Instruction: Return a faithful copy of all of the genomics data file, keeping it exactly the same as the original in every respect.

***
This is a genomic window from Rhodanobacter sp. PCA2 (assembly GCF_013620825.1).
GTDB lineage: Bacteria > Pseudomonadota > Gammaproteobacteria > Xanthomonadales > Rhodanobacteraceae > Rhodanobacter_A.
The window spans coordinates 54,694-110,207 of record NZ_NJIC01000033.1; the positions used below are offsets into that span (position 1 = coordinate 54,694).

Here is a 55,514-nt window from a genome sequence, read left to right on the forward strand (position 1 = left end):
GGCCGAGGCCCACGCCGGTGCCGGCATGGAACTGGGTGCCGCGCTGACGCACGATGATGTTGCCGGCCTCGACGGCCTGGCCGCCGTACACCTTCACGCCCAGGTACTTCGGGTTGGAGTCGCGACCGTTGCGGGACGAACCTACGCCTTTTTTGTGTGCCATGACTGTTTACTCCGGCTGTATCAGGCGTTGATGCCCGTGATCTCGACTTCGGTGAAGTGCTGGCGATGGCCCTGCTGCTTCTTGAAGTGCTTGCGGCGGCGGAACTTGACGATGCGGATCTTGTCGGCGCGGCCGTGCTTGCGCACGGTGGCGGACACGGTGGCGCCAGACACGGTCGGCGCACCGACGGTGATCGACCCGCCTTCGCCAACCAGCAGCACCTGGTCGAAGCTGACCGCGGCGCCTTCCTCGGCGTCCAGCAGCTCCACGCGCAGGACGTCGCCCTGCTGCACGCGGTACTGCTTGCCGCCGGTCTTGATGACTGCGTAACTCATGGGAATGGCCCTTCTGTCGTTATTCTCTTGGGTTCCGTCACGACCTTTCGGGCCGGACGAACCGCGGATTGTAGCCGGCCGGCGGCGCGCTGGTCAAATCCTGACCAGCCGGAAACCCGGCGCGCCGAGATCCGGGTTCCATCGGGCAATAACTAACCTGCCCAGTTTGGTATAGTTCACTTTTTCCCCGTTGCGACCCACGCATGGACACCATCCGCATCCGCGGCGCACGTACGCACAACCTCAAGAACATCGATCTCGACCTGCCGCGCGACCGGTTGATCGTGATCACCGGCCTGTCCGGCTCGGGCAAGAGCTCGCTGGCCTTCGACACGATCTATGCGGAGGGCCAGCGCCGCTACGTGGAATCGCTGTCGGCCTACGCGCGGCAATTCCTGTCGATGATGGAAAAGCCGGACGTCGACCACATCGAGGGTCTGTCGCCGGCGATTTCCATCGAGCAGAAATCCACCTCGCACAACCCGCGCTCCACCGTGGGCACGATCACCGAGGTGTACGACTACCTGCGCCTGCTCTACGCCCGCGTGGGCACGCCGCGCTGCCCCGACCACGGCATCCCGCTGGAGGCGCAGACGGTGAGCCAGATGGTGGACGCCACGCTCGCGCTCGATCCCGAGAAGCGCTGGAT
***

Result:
This is a genomic window from Rhodanobacter sp. PCA2 (assembly GCF_013620825.1).
GTDB lineage: Bacteria > Pseudomonadota > Gammaproteobacteria > Xanthomonadales > Rhodanobacteraceae > Rhodanobacter_A.
The window spans coordinates 54,694-110,207 of record NZ_NJIC01000033.1; the positions used below are offsets into that span (position 1 = coordinate 54,694).

Here is a 55,514-nt window from a genome sequence, read left to right on the forward strand (position 1 = left end):
GGCCGAGGCCCACGCCGGTGCCGGCATGGAACTGGGTGCCGCGCTGACGCACGATGATGTTGCCGGCCTCGACGGCCTGGCCGCCGTACACCTTCACGCCCAGGTACTTCGGGTTGGAGTCGCGACCGTTGCGGGACGAACCTACGCCTTTTTTGTGTGCCATGACTGTTTACTCCGGCTGTATCAGGCGTTGATGCCCGTGATCTCGACTTCGGTGAAGTGCTGGCGATGGCCCTGCTGCTTCTTGAAGTGCTTGCGGCGGCGGAACTTGACGATGCGGATCTTGTCGGCGCGGCCGTGCTTGCGCACGGTGGCGGACACGGTGGCGCCAGACACGGTCGGCGCACCGACGGTGATCGACCCGCCTTCGCCAACCAGCAGCACCTGGTCGAAGCTGACCGCGGCGCCTTCCTCGGCGTCCAGCAGCTCCACGCGCAGGACGTCGCCCTGCTGCACGCGGTACTGCTTGCCGCCGGTCTTGATGACTGCGTAACTCATGGGAATGGCCCTTCTGTCGTTATTCTCTTGGGTTCCGTCACGACCTTTCGGGCCGGACGAACCGCGGATTGTAGCCGGCCGGCGGCGCGCTGGTCAAATCCTGACCAGCCGGAAACCCGGCGCGCCGAGATCCGGGTTCCATCGGGCAATAACTAACCTGCCCAGTTTGGTATAGTTCACTTTTTCCCCGTTGCGACCCACGCATGGACACCATCCGCATCCGCGGCGCACGTACGCACAACCTCAAGAACATCGATCTCGACCTGCCGCGCGACCGGTTGATCGTGATCACCGGCCTGTCCGGCTCGGGCAAGAGCTCGCTGGCCTTCGACACGATCTATGCGGAGGGCCAGCGCCGCTACGTGGAATCGCTGTCGGCCTACGCGCGGCAATTCCTGTCGATGATGGAAAAGCCGGACGTCGACCACATCGAGGGTCTGTCGCCGGCGATTTCCATCGAGCAGAAATCCACCTCGCACAACCCGCGCTCCACCGTGGGCACGATCACCGAGGTGTACGACTACCTGCGCCTGCTCTACGCCCGCGTGGGCACGCCGCGCTGCCCCGACCACGGCATCCCGCTGGAGGCGCAGACGGTGAGCCAGATGGTGGACGCCACGCTCGCGCTCGATCCCGAGAAGCGCTGGAT